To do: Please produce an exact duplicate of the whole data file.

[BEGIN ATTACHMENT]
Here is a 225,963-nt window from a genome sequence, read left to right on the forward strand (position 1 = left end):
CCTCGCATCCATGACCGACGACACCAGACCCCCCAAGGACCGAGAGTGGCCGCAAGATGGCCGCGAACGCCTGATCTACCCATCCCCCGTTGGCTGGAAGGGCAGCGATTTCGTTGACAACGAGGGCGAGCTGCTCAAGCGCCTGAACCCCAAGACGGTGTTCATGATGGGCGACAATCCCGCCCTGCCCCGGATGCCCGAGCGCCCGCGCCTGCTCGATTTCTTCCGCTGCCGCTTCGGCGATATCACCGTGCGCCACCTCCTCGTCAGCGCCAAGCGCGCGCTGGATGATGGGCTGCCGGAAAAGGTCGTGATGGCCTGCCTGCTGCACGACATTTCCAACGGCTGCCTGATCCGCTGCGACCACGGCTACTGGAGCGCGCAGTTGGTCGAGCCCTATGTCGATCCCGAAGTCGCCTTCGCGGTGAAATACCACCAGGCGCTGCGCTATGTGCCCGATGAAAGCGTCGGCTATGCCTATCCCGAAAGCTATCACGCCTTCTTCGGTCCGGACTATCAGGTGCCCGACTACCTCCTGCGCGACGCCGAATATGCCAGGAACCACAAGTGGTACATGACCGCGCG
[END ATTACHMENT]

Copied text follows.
Here is a 225,963-nt window from a genome sequence, read left to right on the forward strand (position 1 = left end):
CCTCGCATCCATGACCGACGACACCAGACCCCCCAAGGACCGAGAGTGGCCGCAAGATGGCCGCGAACGCCTGATCTACCCATCCCCCGTTGGCTGGAAGGGCAGCGATTTCGTTGACAACGAGGGCGAGCTGCTCAAGCGCCTGAACCCCAAGACGGTGTTCATGATGGGCGACAATCCCGCCCTGCCCCGGATGCCCGAGCGCCCGCGCCTGCTCGATTTCTTCCGCTGCCGCTTCGGCGATATCACCGTGCGCCACCTCCTCGTCAGCGCCAAGCGCGCGCTGGATGATGGGCTGCCGGAAAAGGTCGTGATGGCCTGCCTGCTGCACGACATTTCCAACGGCTGCCTGATCCGCTGCGACCACGGCTACTGGAGCGCGCAGTTGGTCGAGCCCTATGTCGATCCCGAAGTCGCCTTCGCGGTGAAATACCACCAGGCGCTGCGCTATGTGCCCGATGAAAGCGTCGGCTATGCCTATCCCGAAAGCTATCACGCCTTCTTCGGTCCGGACTATCAGGTGCCCGACTACCTCCTGCGCGACGCCGAATATGCCAGGAACCACAAGTGGTACATGACCGCGCG